Reviews Edinburgh Published 8 August 2012

Three by Poe

C Nova ⋄ 7th - 27th August 2012

The horror, the horror.

Stewart Pringle

Two of Edgar Allan Poe’s best stories and one of his worst are given an ineffective reading with no attempt to invest proceedings with drama or intrigue. Richard Smithies is the adaptor, director and performer but there’s barely a word adapted, no perceivable direction and little performance. There’s a certain amount of fun to be had with he heights of Vincent Price-esque campery Smithies reaches, but it’s a drab hour that fails to chill the spine or quicken the pulse.

Smithies has chosen three of Poe’s revenge dramas, where obscure slights are punished with ludicrous violence, and he recites them in near-complete form.

The Cask of Amontillado is up first, Poe’s existential horror of Iago-beating motiveless malignity. Smithies struggles to distinguish the characters, the faceless Montresor bleeds simperingly into foppish Fortunato and by the conclusion it’s a little unclear who is immuring who.

The Tell-Tale Heart is robbed of all subtlety, Smithies sits in convict’s pyjamas half-way out of a spotlight and gurns through the familiar floorboard thumper. There’s no effort made to characterise the vengeful young man as anything other than a frothing lunatic and no attempt at developing a grounding in reality. The logic of Poe’s characters may be strange and centrifugal, but a vortex, however ferocious, must necessarily be fringed by calm waters.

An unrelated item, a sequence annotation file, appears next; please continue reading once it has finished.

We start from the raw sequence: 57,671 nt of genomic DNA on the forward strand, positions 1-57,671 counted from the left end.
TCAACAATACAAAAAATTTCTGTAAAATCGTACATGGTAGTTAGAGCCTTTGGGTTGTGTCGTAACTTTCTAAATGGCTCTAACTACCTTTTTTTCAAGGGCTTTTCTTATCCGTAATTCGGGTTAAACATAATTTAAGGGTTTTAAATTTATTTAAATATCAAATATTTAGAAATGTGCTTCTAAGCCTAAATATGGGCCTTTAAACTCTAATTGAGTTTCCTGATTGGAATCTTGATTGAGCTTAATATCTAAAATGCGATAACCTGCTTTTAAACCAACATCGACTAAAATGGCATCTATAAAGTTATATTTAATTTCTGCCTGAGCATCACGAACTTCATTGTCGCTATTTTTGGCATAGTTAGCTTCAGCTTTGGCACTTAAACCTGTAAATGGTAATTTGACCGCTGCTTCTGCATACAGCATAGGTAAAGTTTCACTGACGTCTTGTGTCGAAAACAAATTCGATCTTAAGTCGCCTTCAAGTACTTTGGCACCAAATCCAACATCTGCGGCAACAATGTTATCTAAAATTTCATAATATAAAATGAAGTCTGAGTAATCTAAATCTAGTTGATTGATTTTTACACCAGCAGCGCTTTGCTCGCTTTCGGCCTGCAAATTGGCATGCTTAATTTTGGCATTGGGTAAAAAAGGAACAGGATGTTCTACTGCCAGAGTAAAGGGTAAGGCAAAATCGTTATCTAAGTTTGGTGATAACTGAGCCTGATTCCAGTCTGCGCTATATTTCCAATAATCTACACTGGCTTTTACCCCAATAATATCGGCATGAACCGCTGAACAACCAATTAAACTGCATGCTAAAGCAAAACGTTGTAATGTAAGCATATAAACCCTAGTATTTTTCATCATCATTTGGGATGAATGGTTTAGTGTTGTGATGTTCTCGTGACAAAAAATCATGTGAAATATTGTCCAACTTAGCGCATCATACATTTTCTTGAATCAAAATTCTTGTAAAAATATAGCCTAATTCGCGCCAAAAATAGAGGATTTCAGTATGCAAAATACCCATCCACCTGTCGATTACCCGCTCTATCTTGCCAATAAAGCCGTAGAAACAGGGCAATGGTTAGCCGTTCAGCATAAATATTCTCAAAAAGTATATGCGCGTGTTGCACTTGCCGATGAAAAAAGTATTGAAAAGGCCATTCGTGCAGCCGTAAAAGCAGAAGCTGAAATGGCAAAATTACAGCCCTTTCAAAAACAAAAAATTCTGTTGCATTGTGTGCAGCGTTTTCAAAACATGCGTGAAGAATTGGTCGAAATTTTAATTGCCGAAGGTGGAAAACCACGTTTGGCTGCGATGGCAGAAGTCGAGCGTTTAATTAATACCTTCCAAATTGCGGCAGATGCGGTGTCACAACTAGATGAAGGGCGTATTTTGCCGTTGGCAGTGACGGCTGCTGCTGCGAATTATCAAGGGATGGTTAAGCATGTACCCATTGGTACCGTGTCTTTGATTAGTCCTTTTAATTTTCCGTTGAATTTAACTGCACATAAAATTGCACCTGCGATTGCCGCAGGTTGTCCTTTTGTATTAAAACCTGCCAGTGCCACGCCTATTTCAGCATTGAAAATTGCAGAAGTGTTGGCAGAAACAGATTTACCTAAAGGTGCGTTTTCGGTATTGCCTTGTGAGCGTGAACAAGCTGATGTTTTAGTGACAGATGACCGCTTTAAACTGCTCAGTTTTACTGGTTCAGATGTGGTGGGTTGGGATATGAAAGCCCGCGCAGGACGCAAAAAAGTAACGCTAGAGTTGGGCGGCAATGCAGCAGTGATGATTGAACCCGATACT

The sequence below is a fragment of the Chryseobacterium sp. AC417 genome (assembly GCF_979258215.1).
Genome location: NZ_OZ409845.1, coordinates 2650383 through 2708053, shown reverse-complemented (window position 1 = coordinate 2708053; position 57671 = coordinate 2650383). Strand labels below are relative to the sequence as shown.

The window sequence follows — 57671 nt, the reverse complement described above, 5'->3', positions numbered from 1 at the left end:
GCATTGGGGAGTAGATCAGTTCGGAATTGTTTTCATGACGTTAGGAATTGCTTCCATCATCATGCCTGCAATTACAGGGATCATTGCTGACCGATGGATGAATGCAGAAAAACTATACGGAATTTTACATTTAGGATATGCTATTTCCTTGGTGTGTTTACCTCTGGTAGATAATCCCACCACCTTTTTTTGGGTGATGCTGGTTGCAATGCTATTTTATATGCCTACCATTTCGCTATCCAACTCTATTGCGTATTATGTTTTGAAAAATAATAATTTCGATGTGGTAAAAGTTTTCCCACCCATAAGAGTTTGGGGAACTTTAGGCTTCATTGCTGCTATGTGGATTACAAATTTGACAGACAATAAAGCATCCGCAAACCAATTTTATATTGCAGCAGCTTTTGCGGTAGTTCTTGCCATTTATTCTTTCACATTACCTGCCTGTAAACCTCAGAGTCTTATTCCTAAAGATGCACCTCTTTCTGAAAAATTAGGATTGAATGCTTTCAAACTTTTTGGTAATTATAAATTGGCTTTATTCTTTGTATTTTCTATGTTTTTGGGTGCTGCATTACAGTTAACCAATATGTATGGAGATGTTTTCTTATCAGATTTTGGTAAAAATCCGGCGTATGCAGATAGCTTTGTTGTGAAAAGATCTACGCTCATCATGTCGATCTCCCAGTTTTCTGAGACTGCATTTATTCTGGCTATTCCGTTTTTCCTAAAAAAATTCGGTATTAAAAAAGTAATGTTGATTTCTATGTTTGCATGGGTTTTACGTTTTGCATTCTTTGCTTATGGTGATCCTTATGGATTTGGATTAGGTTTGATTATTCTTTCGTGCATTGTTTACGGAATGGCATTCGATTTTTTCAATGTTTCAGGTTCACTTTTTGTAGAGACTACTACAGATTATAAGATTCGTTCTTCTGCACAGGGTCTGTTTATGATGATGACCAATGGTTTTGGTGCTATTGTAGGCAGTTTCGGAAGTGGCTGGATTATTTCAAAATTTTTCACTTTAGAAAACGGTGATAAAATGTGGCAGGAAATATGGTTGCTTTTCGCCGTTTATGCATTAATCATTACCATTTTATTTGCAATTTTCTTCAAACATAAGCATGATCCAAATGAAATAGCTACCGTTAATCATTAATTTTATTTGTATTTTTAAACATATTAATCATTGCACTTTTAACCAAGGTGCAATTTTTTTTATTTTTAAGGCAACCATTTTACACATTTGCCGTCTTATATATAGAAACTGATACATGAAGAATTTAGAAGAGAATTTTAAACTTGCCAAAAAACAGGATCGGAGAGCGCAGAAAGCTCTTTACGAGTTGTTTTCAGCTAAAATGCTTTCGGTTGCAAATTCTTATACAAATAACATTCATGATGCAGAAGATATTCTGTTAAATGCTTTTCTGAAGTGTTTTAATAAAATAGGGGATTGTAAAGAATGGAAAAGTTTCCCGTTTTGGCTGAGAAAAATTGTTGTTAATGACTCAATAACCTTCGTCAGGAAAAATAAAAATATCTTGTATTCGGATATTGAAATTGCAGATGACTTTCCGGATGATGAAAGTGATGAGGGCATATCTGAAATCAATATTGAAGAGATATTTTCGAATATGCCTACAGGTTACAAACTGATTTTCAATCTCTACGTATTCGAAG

Worst of all is Hop-Frog which is a bit underwhelming on the page but at least has its ludicrously grotesque finale to recommend it. One of Poe’s Europhile burlesque’s, in which a jester concocts a boggling revenge on a cruel king, it has that fuzzy, woozy quality that Wilde later visited in his fairy tales. To present its third person narration Smithies appears as Poe himself, sporting a moustache hurriedly applied with an eyeliner pencil and giant trousers. He reads the story verbatim from a sheaf of printed pages, his only sop to period detail a little bit of tea-staining and typing them out in Mistral.

The production values are very poor, with sound and costume design locked in a valiant struggle to Fringe nadir: the ramblings of a Casio keyboard and a sewing machine after a brutal DMT binge. Maddeningly there are lengthy blackouts while Smithies dons the next ill-fitting jacket or silly cape and it’s just not good enough for its source material or its audiences. Smithies is a decent story-teller, and it’s refreshing to hear Poe read in something approximating the writer’s native accent, but Three By Poe is ultimately a bit of a chore.


Stewart Pringle

Writer of this and that and critic for here and there. Artistic director of the Old Red Lion Theatre.

Three by Poe Show Info

Directed by Richard Smithies

Cast includes Richard Smithies


Running Time 1 hr



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